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updated: 1/23/2014 4:21 PM

Subtle performances permeate Writers' brilliant 'Hedda Gabler'

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  • Kate Fry's tour-de-force performance in the titular role is one of many reasons to see director Kimberly Senior's revival of "Hedda Gabler" at Writers Theatre in Glencoe.

      Kate Fry's tour-de-force performance in the titular role is one of many reasons to see director Kimberly Senior's revival of "Hedda Gabler" at Writers Theatre in Glencoe.
    courtesy of Michael Brosilow

  • None of the men orbiting around Kate Fry's Hedda -- including her husband (Sean Fortunato), right, family friend Judge Brack (Scott Parkinson), second from right, and former paramour Eilert (Mark L. Montgomery) -- can match the titular character in Writers Theatre's stellar revival of Henrik Ibsen's "Hedda Gabler."

      None of the men orbiting around Kate Fry's Hedda -- including her husband (Sean Fortunato), right, family friend Judge Brack (Scott Parkinson), second from right, and former paramour Eilert (Mark L. Montgomery) -- can match the titular character in Writers Theatre's stellar revival of Henrik Ibsen's "Hedda Gabler."
    courtesy of Michael Brosilow

 
 

A synopsis of Henrik Ibsen's 19th-century drama "Hedda Gabler" reads like the plot from a 20th-century TV soap opera.

Hedda -- the aloof, urbane daughter of a distinguished general -- is resignedly married to Jørgen Tesman, an eager academic in line for a university appointment. Having just returned from their honeymoon, the couple settle into their too-expensive home where acquaintances (mostly male) from Hedda's past are a constant presence, and a reminder of what she had before she traded her independence for perceived financial security.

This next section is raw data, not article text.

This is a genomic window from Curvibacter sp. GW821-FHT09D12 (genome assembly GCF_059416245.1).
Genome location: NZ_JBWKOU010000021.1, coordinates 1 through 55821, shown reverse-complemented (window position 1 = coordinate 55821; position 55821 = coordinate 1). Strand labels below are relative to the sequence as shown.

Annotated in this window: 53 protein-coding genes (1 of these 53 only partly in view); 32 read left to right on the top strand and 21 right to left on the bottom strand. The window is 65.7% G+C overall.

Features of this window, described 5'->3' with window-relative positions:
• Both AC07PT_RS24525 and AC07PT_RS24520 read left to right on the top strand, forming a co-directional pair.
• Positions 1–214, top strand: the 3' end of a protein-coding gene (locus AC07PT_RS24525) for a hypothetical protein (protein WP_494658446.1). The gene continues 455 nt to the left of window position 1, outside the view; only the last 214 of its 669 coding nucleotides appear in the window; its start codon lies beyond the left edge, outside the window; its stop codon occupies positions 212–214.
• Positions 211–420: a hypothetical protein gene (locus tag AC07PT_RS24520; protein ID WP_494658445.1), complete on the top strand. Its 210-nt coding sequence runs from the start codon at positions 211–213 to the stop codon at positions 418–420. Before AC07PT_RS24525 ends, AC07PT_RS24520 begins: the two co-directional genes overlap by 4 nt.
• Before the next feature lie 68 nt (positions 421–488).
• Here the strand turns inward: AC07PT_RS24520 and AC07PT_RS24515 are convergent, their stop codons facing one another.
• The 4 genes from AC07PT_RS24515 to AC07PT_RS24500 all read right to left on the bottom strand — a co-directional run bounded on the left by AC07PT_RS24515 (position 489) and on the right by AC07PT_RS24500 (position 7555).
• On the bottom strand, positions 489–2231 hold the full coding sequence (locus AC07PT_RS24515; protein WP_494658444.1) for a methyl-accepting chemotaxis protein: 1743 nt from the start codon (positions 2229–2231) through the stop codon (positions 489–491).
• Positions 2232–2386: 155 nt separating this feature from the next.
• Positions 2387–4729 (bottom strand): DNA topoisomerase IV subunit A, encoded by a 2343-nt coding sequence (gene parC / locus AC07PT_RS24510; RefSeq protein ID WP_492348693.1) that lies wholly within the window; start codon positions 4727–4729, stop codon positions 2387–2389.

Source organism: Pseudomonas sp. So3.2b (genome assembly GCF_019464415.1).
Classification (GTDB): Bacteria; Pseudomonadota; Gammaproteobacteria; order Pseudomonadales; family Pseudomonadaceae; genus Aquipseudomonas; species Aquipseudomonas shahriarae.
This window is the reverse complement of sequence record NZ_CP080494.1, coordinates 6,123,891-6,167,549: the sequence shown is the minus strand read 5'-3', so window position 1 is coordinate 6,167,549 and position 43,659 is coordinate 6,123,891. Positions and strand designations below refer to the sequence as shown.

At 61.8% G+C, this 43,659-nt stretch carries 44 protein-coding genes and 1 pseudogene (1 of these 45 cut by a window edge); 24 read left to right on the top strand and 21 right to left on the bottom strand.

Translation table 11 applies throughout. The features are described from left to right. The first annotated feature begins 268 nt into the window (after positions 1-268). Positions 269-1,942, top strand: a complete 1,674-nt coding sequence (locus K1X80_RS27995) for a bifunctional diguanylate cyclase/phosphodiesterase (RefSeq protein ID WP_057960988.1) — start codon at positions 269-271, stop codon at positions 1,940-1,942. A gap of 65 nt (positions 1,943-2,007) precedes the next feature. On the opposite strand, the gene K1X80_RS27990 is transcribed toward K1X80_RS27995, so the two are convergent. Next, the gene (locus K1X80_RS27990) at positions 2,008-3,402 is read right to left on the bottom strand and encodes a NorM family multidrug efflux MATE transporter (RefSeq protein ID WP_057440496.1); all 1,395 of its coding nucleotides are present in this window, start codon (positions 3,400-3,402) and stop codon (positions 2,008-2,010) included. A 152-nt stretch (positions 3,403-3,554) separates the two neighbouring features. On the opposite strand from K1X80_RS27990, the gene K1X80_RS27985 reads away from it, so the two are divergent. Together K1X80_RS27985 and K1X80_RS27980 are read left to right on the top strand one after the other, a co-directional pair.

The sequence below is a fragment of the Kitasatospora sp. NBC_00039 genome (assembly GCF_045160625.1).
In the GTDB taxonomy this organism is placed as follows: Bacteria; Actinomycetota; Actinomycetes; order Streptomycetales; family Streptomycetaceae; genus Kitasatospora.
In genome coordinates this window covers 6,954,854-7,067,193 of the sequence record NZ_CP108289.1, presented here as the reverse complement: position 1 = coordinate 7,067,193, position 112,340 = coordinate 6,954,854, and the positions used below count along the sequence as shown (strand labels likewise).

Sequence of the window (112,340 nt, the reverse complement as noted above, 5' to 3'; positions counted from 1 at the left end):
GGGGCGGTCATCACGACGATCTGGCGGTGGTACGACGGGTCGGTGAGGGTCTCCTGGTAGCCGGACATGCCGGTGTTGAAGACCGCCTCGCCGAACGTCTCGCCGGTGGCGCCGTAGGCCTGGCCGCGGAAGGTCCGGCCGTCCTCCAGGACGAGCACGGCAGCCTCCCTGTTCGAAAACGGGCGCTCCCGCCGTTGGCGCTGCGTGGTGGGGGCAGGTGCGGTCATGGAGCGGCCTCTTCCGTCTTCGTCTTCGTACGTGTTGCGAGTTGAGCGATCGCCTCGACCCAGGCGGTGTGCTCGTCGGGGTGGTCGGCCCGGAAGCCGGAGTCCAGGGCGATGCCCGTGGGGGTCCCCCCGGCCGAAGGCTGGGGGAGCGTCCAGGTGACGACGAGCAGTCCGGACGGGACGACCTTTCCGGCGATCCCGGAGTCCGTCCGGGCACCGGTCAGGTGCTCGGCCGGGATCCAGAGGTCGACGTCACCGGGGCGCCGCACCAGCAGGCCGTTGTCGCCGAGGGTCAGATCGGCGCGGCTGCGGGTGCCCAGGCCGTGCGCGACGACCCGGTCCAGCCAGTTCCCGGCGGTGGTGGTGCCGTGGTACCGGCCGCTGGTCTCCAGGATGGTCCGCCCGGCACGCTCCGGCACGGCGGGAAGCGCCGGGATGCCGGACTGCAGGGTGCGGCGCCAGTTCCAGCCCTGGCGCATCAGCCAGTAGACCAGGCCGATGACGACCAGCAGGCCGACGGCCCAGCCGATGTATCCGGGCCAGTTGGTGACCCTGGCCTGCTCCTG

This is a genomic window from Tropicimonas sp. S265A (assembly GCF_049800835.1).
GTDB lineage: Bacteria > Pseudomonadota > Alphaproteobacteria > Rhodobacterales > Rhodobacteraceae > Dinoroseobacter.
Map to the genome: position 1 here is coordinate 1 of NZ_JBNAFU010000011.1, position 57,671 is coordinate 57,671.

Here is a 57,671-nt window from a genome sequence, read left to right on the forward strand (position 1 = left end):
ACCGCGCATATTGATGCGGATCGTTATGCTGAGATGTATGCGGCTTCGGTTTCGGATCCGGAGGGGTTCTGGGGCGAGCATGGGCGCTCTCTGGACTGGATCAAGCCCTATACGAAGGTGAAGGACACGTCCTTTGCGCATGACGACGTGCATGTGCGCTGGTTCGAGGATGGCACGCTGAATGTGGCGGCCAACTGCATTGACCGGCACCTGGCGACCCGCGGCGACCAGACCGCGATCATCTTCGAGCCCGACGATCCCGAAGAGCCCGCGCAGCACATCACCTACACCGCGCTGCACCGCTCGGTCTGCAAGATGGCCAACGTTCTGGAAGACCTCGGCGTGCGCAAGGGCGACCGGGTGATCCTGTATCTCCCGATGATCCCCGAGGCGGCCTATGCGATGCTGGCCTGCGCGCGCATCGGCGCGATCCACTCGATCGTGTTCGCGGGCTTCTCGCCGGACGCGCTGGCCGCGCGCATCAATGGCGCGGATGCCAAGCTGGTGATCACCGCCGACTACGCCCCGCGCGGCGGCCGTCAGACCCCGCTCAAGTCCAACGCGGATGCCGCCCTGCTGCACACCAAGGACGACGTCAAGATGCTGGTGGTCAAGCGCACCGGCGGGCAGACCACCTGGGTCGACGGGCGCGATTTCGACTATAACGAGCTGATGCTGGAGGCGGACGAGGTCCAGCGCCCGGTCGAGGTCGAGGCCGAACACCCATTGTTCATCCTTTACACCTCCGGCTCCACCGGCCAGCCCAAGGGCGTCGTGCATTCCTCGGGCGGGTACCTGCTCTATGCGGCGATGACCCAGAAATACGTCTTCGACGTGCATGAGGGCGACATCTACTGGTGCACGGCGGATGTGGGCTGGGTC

Like those daytime dramas that once riveted millions of viewers, Ibsen's artfully ambiguous examination of a woman who manipulates others to break free from society's constraints is irresistible.

It's even more so under the astute, probing direction of Kimberly Senior, who helms Writers Theatre's stellar revival, featuring a subtly commanding performance by Kate Fry as the titular Hedda.

Hedda is quite a character, in every sense of the word. Part villain, part victim, she is restless, bored and too clever by far for the stifling Victorian era (for women at least) in which she unhappily exists. So what is a woman -- whose options consist of having babies and hosting teas with an occasional break for target practice -- to do?

Manipulate the people around her, especially the men, which the accomplished Hedda does quite easily, beginning with her husband, Jørgen. Played with nervous infatuation by Sean Fortunato, the outmatched Jørgen can't believe his luck in marrying the comely Hedda. What Jørgen doesn't realize, however, is that he has competition.

That competition unfolds in the couple's drawing room. Designer Jack Magaw's set features a kind of rustic elegance and appears to be in a perpetual state of unpacking, suggesting a couple unsettled.

Vying for Hedda's favor is her longtime friend and intellectual sparring partner Judge Brack, a calculating, insinuating cynic (masterfully played by the droll, dapper Scott Parkinson) who aspires to be the other man in Hedda's marriage. Lastly there is Hedda's former suitor and her husband's academic rival, Eilert (an aggressively dissolute, painfully self-aware Mark L. Montgomery). A brilliant scholar and recovering alcoholic, Eilert has begun to reclaim his career with help from kindhearted Thea (a lovely, fragile Chaon Cross), who has left her husband for Eilert.

Among the most notable elements of Senior's almost uncomfortably intimate production is the subtlety of the performances. Writers' A-list cast convey volumes with a raised brow and the purse of a lip. These actors are so focused, their exchanges so penetrating, their gaze so unwavering, I found myself flinching a bit at the intensity of it all, particularly at the exchanges between Fry and Parkinson, whose judge is most definitely Hedda's match.

Ultimately, however this is Fry's show. The Writers' veteran delivers a memorable performance that is ingeniously ambiguous and strikingly complex. With an outward composure that masks inner desperation, Fry's portrait of Ibsen's 19th-century lady invites our pity as well as our condemnation, which is where its brilliance lies.

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